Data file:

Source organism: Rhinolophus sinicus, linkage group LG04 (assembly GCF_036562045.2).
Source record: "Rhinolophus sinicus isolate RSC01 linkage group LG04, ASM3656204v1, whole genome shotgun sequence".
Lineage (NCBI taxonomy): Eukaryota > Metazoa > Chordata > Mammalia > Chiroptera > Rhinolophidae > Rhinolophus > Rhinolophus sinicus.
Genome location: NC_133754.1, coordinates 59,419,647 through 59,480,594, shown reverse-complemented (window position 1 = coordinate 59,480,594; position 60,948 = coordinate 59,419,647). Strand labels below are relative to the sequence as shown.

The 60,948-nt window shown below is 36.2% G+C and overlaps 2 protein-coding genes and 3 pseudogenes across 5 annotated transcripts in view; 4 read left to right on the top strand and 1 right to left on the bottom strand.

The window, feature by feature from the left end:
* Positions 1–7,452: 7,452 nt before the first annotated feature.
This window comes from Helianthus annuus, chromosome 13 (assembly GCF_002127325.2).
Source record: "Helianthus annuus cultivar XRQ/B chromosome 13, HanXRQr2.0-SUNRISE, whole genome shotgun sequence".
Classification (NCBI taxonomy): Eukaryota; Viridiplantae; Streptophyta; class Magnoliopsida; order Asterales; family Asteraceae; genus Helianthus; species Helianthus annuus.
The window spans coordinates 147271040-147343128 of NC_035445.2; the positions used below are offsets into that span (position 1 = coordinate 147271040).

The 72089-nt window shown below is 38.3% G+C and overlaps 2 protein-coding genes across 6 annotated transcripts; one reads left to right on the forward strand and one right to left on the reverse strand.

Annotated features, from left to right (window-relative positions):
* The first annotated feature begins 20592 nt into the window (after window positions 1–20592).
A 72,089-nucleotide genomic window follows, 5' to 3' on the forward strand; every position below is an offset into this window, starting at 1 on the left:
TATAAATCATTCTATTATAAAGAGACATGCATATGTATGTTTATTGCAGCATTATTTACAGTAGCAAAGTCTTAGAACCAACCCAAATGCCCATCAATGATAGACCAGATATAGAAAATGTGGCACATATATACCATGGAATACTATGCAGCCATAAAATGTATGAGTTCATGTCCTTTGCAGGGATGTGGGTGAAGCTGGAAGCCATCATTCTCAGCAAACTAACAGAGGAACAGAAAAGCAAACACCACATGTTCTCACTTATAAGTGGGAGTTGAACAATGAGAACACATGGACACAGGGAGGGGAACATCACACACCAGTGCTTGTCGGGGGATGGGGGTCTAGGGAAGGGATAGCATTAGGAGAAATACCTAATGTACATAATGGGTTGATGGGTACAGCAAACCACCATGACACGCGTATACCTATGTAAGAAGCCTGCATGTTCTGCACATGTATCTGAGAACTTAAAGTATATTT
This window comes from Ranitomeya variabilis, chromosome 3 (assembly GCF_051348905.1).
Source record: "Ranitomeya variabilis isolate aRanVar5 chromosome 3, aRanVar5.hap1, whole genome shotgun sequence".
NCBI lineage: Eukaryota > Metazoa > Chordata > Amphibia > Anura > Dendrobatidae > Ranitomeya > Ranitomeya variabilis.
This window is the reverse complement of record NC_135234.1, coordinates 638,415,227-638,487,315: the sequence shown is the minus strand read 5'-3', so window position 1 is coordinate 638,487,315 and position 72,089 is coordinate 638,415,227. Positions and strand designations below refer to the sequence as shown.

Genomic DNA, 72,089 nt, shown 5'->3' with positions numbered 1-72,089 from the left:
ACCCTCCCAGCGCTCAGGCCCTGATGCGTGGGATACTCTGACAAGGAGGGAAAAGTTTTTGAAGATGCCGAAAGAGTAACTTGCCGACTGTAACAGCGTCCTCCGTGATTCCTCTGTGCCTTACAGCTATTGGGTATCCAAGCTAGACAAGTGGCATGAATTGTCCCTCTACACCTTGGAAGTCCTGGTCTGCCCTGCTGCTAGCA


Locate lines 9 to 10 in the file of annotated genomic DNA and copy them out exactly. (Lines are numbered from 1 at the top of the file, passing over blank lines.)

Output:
Source record: "Helianthus annuus cultivar XRQ/B chromosome 13, HanXRQr2.0-SUNRISE, whole genome shotgun sequence".
Classification (NCBI taxonomy): Eukaryota; Viridiplantae; Streptophyta; class Magnoliopsida; order Asterales; family Asteraceae; genus Helianthus; species Helianthus annuus.